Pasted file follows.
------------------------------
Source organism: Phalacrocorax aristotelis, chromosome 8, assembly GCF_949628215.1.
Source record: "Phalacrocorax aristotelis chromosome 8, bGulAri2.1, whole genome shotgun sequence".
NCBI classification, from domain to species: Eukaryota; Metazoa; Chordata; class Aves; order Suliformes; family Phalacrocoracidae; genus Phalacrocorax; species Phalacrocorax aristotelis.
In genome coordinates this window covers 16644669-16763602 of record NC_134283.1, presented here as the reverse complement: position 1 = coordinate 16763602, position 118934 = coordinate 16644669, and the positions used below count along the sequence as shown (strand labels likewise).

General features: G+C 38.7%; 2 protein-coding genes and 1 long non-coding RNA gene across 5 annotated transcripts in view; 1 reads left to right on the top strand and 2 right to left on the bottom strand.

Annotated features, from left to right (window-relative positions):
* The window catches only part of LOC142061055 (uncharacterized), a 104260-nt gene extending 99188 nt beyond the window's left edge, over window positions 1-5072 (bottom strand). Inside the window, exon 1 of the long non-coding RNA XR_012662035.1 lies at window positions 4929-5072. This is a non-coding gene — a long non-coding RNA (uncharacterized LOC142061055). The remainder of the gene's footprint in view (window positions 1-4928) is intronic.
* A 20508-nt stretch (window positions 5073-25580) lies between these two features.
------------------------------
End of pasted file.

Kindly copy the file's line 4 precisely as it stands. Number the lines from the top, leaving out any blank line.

In genome coordinates this window covers 16644669-16763602 of record NC_134283.1, presented here as the reverse complement: position 1 = coordinate 16763602, position 118934 = coordinate 16644669, and the positions used below count along the sequence as shown (strand labels likewise).